Stir-fried Liver and Garlic Chives

This Japanese Chinese-style recipe features Chinese chives and lovely tender calf’s liver which melts in your mouth with a salty-sweet gingery sauce.

The pretty green chives are sometimes called nira grass or garlic chives, and its Latin name, Allium tuberosum, means it is part of the onion family. It is a perennial plant which grows into clumps of flat straight leaves. Clusters of tiny white flowers appear at the end of summer on round stalks which rise above the clump. The flowers last well into autumn, providing a bright display in garden when many flowers are well past their prime.

Each 6-petaled flower produces a half dozen black triangular seeds in three-lobed pods. New plants readily grow from the seeds, meaning that this plant propagates and spreads easily in gardens. However, it is not an overly invasive plant: over-wintering birds love to eat the seeds!

The leaves taste a little like garlic, but with a gentle flavor. If you buy a bunch in a store, choose bright green leaves. They don’t keep well, so use them quickly before they become slimy. They can be used in stir-fries, soups, and raw salads. The leaves can be chopped and added to omelets or scrambled eggs. Or add them to gyoza fillings with shrimp, pork, and cabbage. They are delicious in the Korean savory pancakes called pajeon.

Stir-Fried Liver and Chinese Chives
Nira-reba Itame

adapted from: The Japanese Kitchen
•250 Recipes in a Traditional Spirit•
by Hiroko Shimbo
page 446
serves 1 to 2

Marinating the liver:

  • 7 ounces pork or beef liver, cut into 1/4-inch slices
  • (I used calves liver)
  • 2 Tablespoons sake (rice wine vinegar)
  • ¼ teaspoon salt
  • 1 Tablespoon sake
  • 1 ½ teaspoons shoyu (soy sauce)
  • pinch of ground white pepper
  • 1 Tablespoon potato starch (or cornstarch)
  • 1 teaspoon sesame oil

Have a large bowl of ice water at hand. In a medium pot of boiling water, blanch the liver until the outside turns pale, about 20 seconds. Drain, and plunge the liver into the cold water. Rinse the liver and drain again. Pat dry with paper towel.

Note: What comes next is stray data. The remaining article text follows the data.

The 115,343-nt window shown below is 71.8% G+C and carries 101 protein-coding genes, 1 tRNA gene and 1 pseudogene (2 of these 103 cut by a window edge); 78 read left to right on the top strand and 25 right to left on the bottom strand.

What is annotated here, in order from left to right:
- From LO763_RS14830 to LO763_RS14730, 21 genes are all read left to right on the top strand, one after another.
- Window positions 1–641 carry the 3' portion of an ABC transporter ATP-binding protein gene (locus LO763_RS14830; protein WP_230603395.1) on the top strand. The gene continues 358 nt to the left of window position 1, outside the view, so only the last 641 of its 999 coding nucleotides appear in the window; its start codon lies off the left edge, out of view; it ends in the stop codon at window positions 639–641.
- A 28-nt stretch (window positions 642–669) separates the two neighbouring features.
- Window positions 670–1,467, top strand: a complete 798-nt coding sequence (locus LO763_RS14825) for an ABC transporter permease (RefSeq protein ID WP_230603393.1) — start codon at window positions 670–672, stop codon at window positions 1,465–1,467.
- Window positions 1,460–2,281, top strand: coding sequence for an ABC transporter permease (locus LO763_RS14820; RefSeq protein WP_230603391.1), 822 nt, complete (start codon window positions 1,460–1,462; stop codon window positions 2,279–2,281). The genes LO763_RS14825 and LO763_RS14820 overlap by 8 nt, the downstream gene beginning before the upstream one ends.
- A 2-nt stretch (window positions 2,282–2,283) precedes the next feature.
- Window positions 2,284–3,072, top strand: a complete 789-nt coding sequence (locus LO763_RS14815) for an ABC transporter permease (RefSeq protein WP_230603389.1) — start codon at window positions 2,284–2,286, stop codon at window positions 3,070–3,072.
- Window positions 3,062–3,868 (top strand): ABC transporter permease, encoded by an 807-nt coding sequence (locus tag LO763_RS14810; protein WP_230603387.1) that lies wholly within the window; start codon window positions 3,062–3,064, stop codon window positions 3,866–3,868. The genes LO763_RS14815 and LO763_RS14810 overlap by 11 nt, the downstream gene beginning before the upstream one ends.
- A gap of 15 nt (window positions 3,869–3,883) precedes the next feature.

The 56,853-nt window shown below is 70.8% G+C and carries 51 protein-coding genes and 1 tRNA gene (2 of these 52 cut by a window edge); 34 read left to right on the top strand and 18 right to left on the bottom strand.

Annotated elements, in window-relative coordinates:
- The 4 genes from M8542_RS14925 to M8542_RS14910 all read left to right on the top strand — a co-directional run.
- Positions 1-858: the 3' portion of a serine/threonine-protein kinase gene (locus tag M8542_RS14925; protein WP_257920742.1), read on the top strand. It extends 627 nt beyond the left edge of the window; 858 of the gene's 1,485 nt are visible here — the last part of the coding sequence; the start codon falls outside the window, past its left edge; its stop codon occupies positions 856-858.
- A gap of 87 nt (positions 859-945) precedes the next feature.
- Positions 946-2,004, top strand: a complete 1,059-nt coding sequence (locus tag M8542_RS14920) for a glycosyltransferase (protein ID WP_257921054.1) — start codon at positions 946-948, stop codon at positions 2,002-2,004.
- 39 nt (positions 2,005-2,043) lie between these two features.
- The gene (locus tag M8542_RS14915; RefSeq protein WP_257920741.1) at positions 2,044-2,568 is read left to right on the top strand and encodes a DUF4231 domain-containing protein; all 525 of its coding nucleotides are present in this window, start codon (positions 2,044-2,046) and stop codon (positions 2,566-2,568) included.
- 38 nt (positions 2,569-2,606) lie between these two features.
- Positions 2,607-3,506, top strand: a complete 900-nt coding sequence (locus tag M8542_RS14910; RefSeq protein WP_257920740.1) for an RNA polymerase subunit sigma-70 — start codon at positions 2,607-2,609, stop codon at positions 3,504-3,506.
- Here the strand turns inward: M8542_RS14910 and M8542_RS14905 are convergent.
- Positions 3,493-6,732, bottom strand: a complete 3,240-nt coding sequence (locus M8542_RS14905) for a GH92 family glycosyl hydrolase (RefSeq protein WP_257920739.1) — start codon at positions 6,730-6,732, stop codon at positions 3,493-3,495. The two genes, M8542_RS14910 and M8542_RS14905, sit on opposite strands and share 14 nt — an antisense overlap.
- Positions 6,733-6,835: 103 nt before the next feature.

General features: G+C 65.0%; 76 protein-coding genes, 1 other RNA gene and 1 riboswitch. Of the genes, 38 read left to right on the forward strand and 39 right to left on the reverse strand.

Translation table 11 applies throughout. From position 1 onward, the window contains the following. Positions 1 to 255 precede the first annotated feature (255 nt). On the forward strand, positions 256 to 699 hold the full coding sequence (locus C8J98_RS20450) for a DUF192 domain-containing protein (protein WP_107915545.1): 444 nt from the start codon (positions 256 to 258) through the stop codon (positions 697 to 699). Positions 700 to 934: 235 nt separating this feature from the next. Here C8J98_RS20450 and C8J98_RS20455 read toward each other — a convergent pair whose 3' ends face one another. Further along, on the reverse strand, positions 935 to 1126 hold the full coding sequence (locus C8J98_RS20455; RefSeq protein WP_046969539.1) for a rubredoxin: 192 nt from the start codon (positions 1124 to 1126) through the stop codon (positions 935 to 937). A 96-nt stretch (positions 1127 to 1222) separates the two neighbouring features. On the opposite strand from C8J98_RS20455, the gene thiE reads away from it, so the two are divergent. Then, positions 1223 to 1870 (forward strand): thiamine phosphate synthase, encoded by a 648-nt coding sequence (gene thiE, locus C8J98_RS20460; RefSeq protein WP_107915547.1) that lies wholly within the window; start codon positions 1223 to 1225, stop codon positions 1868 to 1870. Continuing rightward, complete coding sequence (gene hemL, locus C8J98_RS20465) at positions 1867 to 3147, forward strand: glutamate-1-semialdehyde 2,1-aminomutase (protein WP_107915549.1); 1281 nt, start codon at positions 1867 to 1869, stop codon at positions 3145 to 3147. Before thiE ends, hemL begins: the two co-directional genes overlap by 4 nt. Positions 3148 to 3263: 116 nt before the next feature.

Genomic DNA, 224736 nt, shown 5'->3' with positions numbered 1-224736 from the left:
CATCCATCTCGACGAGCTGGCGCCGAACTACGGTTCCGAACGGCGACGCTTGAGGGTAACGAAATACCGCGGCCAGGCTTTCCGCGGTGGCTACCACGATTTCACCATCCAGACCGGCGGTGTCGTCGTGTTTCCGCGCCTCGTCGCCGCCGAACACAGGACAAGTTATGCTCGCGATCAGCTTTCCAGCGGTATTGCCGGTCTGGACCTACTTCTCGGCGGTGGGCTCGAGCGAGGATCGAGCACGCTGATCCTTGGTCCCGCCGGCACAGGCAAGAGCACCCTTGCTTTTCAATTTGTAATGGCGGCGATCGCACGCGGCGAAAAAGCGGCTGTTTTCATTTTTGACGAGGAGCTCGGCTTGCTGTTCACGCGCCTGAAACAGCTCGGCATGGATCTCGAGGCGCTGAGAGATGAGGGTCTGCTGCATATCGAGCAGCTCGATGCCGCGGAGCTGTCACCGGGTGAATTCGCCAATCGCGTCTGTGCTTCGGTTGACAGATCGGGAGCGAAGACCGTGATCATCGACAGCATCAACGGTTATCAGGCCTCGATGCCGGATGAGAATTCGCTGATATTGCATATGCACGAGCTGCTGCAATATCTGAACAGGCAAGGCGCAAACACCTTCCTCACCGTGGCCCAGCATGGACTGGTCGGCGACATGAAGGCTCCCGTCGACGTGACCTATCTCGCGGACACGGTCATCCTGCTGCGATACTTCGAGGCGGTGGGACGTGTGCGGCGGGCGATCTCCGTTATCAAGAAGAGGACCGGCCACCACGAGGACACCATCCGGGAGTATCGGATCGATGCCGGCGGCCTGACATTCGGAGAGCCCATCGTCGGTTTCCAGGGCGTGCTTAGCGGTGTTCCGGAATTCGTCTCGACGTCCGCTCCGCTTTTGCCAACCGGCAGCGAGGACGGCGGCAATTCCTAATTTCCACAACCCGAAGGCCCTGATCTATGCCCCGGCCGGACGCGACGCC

In a bowl, combine the sake, salt, shoyu, and pepper. Add the liver to the bowl, and toss. Add the potato starch and stir gently. Add the sesame oil and stir again. Refrigerate, covered, for 20 minutes.

Preparing the Vegetables and Sauce:

  • 10 ounces Chinese Chives, cut into 2-inch lengths

  • One 1-inch piece of ginger, sliced very thin
  • 2 green onions, white parts only, cut into thin disks
  • ¼ cup chicken stock
  • 1 Tablespoon sake
  • 1 teaspoon shoyu
  • ½ teaspoon sugar
  • 1 teaspoon potato starch combined with 2 teaspoons water

Combine the chicken stock, shoyu, and sugar.

Stir-Frying and Serving:

  • ½ cup vegetable oil plus 1 Tablespoon
  • 1 teaspoon sesame oil
  • Pinch of ground white pepper
  • Plain white or brown rice

Heat a wok or skillet, and add 1/2 cup oil. Heat to 360°F. Add half the liver and cook until the surface is golden. About 1 to 2 minutes. Remove liver to a plate and partially cook the other half the same way. Set aside.
Remove most of the oil from the skillet, leaving about 3 Tablespoons. Turn the heat to high. When the oil is hot, add the Chinese chives, and stir-fry them until they begin to wilt. About 20 seconds. Remove and reserve.
Add 1 Tablespoon of fresh oil to the skillet and fry the ginger and scallion over low heat for 20 seconds. Increase heat to high. Return the liver to the skillet. Pour in the chicken-stock mixture and toss vigorously for 2 minutes.
Return the chives to the skillet, and stir-fry for 30 seconds.
Reduce heat to low. Give the potato starch slurry a stir and add it to the skillet. Stir until the sauce thicken.
Add the sesame oil and pepper, toss. Serve hot with plain white or brown rice.

More information from Tess about this recipe. Click the pictures below.

chinese-chives-2_8443Chinese Liver and Chives

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6 thoughts on “Stir-fried Liver and Garlic Chives

  1. Great! I like your kitchen’s new look especially your header image. When had you changed it?
    Sorry I wasn’t here for long time to know about this change.

  2. I had no idea about the seeds in the garlic chive flowers. I used to enjoy liver as a kid and teen.

    But now it’s limited to European style pate..maybe 1-2 times per yr. I think it’s the smell of blood/look from liver, that I don’t like at this time.

    Anyway, I know of Chinese recipes where one steams the sliced liver in a low dish, after it’s lightly marinated in a bit of oil, sherry and a jot of soy sacue.

  3. Great dish Tess. I used to live in Fukushima and when I first had this I thought, this ain’t Jap food? But it’s a real great dish and a good example of simple homestyle, Tuesday night kinda fare. I love how they use cuts of meat like this, Australians would think this is weird or turn their noses. You can’t beat real culture and 100’s of years of food history. Good one

    • Hi Josh!
      This really is a tasty dish! Thanks for reminding me of it. My mom used to make liver and onions when I was a kid, but she always used the broiler and it usually came out a bit dry and tough. It was not a favorite for any of us kids…

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